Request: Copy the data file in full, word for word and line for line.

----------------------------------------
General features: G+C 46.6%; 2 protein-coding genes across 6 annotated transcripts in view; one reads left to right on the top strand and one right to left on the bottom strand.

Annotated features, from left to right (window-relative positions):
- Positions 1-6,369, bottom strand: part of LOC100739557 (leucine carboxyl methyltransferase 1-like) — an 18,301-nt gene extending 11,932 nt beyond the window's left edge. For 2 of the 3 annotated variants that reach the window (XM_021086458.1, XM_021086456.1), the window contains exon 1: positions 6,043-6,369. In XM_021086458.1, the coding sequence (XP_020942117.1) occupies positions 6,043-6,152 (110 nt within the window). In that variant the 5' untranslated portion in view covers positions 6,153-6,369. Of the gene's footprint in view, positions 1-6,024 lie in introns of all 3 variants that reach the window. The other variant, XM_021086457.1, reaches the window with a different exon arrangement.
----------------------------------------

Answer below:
General features: G+C 46.6%; 2 protein-coding genes across 6 annotated transcripts in view; one reads left to right on the top strand and one right to left on the bottom strand.

Annotated features, from left to right (window-relative positions):
- Positions 1-6,369, bottom strand: part of LOC100739557 (leucine carboxyl methyltransferase 1-like) — an 18,301-nt gene extending 11,932 nt beyond the window's left edge. For 2 of the 3 annotated variants that reach the window (XM_021086458.1, XM_021086456.1), the window contains exon 1: positions 6,043-6,369. In XM_021086458.1, the coding sequence (XP_020942117.1) occupies positions 6,043-6,152 (110 nt within the window). In that variant the 5' untranslated portion in view covers positions 6,153-6,369. Of the gene's footprint in view, positions 1-6,024 lie in introns of all 3 variants that reach the window. The other variant, XM_021086457.1, reaches the window with a different exon arrangement.